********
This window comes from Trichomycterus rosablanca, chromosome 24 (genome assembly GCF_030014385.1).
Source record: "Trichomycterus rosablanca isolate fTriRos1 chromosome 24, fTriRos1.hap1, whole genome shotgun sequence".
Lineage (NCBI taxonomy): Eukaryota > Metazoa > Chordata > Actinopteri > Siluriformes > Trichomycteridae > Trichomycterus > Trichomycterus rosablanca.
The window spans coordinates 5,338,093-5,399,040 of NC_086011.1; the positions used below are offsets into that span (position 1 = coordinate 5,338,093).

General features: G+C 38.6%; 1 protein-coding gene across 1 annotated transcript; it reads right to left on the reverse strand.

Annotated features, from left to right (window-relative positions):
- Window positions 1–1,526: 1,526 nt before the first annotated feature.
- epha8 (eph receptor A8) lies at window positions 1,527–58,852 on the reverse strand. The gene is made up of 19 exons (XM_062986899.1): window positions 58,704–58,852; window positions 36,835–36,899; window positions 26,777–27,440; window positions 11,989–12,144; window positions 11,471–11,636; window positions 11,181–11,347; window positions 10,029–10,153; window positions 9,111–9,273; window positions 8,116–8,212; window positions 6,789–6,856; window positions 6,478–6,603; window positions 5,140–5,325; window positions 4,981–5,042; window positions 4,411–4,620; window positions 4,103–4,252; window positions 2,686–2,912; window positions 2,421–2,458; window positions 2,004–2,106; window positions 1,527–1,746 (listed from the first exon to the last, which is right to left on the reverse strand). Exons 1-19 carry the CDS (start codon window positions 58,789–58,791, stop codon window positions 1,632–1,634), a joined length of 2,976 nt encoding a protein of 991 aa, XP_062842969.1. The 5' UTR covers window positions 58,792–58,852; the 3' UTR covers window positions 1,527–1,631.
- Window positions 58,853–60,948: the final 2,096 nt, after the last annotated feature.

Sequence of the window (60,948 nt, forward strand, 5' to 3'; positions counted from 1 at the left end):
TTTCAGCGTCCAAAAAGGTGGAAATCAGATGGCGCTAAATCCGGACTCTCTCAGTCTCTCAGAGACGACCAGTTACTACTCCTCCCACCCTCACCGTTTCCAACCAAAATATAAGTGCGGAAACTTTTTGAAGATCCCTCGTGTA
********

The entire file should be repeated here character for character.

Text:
This window comes from Trichomycterus rosablanca, chromosome 24 (genome assembly GCF_030014385.1).
Source record: "Trichomycterus rosablanca isolate fTriRos1 chromosome 24, fTriRos1.hap1, whole genome shotgun sequence".
Lineage (NCBI taxonomy): Eukaryota > Metazoa > Chordata > Actinopteri > Siluriformes > Trichomycteridae > Trichomycterus > Trichomycterus rosablanca.
The window spans coordinates 5,338,093-5,399,040 of NC_086011.1; the positions used below are offsets into that span (position 1 = coordinate 5,338,093).

General features: G+C 38.6%; 1 protein-coding gene across 1 annotated transcript; it reads right to left on the reverse strand.

Annotated features, from left to right (window-relative positions):
- Window positions 1–1,526: 1,526 nt before the first annotated feature.
- epha8 (eph receptor A8) lies at window positions 1,527–58,852 on the reverse strand. The gene is made up of 19 exons (XM_062986899.1): window positions 58,704–58,852; window positions 36,835–36,899; window positions 26,777–27,440; window positions 11,989–12,144; window positions 11,471–11,636; window positions 11,181–11,347; window positions 10,029–10,153; window positions 9,111–9,273; window positions 8,116–8,212; window positions 6,789–6,856; window positions 6,478–6,603; window positions 5,140–5,325; window positions 4,981–5,042; window positions 4,411–4,620; window positions 4,103–4,252; window positions 2,686–2,912; window positions 2,421–2,458; window positions 2,004–2,106; window positions 1,527–1,746 (listed from the first exon to the last, which is right to left on the reverse strand). Exons 1-19 carry the CDS (start codon window positions 58,789–58,791, stop codon window positions 1,632–1,634), a joined length of 2,976 nt encoding a protein of 991 aa, XP_062842969.1. The 5' UTR covers window positions 58,792–58,852; the 3' UTR covers window positions 1,527–1,631.
- Window positions 58,853–60,948: the final 2,096 nt, after the last annotated feature.

Sequence of the window (60,948 nt, forward strand, 5' to 3'; positions counted from 1 at the left end):
TTTCAGCGTCCAAAAAGGTGGAAATCAGATGGCGCTAAATCCGGACTCTCTCAGTCTCTCAGAGACGACCAGTTACTACTCCTCCCACCCTCACCGTTTCCAACCAAAATATAAGTGCGGAAACTTTTTGAAGATCCCTCGTGTA